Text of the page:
Troubleshooting your busiest sites

If the problem isn't specific to a single site but all your sites are affected, this is almost always because one of your sites is causing problems which affects all the others. In cases like this, it can be hard to know which site is causing the trouble. Here are some tips on how to proceed in those cases.

Checking for active processes

This is the first step. Many times you can tell which site is causing trouble by simply checking your active processes. Log into your server via SSH and take a look at which processes are running. Let's say you see something like this:

[server]$ top -c
top - 14:37:35 up 10 days, 17:35,  3 users,  load average: 0.83, 0.89, 1.11
Tasks:  16 total,   1 running,  15 sleeping,   0 stopped,   0 zombie
Cpu(s): 34.7%us,  4.8%sy,  1.7%ni, 56.5%id,  0.9%wa,  0.2%hi,  1.1%si,  0.0%st
Mem:  32966092k total, 32546460k used,   419632k free,  6369232k buffers
Swap:  8000328k total,   228972k used,  7771356k free, 12650516k cached

PID   USER      PR  NI  VIRT  RES  SHR S %CPU %MEM    TIME+  COMMAND
8384  youruser  20   0 66984  11m 6852 S    1  0.0   0:03.62 php5.cgi
8385  youruser  20   0 66044  10m 6700 S    0  0.0   0:00.24 php5.cgi
10895 youruser  20   0 65940  10m 6848 S    0  0.0   0:00.92 php5.cgi
10917 youruser  20   0 65980  10m 6848 S    0  0.0   0:00.79 php5.cgi
7542  youruser  20   0 65956  10m 6860 S    0  0.0   0:00.51 php5.cgi
7818  youruser  20   0 65980  10m 6860 S    0  0.0   0:00.35 php5.cgi
7828  youruser  20   0 65988  10m 6860 S    0  0.0   0:00.33 php5.cgi
7917  youruser  20   0 66016  10m 6860 S    0  0.0   0:00.43 php5.cgi
8152  youruser  20   0 65976  10m 6856 S    0  0.0   0:04.21 php5.cgi 
8380  youruser  20   0 65932  10m 6848 S    0  0.0   0:04.03 php5.cgi
8386  youruser  20   0 66020  10m 6860 S    0  0.0   0:00.32 php5.cgi
10896 youruser  20   0 65908  10m 6848 S    0  0.0   0:00.66 php5.cgi
10919 youruser  20   0 65948  10m 6848 S    0  0.0   0:00.24 php5.cgi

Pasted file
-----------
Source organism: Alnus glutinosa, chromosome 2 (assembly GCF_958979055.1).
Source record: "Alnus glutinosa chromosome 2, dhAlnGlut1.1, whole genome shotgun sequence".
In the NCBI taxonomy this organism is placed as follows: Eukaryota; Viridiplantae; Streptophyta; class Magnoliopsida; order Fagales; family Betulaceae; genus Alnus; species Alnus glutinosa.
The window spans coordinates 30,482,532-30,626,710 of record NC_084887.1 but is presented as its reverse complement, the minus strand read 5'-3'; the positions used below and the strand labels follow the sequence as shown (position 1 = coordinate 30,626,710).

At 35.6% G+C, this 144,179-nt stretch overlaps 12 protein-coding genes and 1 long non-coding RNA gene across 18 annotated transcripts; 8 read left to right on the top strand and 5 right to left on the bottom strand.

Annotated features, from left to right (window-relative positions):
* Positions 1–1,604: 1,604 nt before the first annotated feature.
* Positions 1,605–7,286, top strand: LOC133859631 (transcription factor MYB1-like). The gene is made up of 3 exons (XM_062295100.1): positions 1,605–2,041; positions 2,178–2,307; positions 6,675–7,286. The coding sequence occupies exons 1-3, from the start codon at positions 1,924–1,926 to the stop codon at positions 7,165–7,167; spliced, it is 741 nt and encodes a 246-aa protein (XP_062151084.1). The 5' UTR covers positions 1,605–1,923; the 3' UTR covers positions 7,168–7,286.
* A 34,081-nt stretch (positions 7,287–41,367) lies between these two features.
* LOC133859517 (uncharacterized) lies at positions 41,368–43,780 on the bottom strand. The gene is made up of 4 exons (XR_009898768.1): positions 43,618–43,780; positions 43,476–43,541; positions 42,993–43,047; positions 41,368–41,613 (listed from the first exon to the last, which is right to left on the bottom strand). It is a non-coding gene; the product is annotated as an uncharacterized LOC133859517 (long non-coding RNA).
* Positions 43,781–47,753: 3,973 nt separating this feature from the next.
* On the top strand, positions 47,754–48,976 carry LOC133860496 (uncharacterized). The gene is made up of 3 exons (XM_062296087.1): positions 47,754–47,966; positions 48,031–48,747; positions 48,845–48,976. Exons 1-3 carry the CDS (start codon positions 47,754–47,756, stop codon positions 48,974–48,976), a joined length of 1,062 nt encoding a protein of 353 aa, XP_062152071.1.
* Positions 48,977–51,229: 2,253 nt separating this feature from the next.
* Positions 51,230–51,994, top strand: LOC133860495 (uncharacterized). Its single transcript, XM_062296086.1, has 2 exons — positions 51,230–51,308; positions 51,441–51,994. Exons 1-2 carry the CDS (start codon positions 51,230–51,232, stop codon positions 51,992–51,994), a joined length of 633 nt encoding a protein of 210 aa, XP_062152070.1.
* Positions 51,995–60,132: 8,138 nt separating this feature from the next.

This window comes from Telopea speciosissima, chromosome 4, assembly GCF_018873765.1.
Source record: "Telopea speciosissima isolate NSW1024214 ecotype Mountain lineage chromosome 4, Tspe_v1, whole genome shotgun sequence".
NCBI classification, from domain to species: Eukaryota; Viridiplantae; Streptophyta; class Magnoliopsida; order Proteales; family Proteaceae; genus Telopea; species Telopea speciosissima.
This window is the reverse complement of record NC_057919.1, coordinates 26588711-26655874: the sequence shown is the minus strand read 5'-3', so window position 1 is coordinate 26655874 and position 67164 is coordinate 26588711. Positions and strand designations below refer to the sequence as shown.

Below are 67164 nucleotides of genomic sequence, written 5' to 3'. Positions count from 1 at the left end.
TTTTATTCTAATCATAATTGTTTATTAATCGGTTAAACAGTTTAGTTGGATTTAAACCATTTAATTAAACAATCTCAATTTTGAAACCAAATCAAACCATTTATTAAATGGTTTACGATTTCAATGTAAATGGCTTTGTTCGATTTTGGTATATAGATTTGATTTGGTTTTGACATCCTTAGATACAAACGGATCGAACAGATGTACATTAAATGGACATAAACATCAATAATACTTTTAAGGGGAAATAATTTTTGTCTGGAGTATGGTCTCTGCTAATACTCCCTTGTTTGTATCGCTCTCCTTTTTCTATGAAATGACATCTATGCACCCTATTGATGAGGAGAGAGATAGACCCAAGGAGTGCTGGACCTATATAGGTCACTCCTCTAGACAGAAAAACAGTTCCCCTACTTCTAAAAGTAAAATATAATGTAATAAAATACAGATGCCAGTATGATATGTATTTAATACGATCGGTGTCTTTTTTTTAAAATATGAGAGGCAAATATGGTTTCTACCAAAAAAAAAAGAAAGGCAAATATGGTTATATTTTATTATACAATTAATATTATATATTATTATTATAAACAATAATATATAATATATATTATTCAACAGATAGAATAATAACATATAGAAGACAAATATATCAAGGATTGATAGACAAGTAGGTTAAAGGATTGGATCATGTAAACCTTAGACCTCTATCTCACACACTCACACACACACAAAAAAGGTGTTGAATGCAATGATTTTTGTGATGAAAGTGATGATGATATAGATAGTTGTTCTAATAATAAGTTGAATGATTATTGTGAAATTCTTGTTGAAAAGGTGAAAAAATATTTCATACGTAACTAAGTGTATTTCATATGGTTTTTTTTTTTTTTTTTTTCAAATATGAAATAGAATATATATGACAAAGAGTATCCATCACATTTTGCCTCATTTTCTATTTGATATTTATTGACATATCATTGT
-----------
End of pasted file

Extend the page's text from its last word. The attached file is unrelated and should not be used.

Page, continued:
In the above case, you can see that there are a lot of php5.cgi processes running under your user, but if you have more than one site that's less than helpful.

Assuming you’re running a PHP site, run the following command. If you’re not using PHP, just change the ‘grep php’ section to the language you’re using:

[server]$ lsof -u youruser | grep php | grep /home

Ignore any errors you see in the response. What you’re looking for is the list of open files for your PHP processes. You can then look closer into those files to see what the issue may be.

Finding your busiest sites

Sometimes the above method doesn't work well, which means you might need to investigate your busiest sites since those will likely be the ones causing the most trouble. The easiest way to find out which sites are your busiest is by checking the access.log file for each site – the larger it is, the more traffic it's getting (they're rotated daily). To do this, log into your account via SSH and run this command from your user's home directory:

[server]$ for k in `ls -S logs/*/http/access.log`; do wc -l $k | sort -r -n; done

This command prints a list of your most active sites. Visit the following article for further information:

See also

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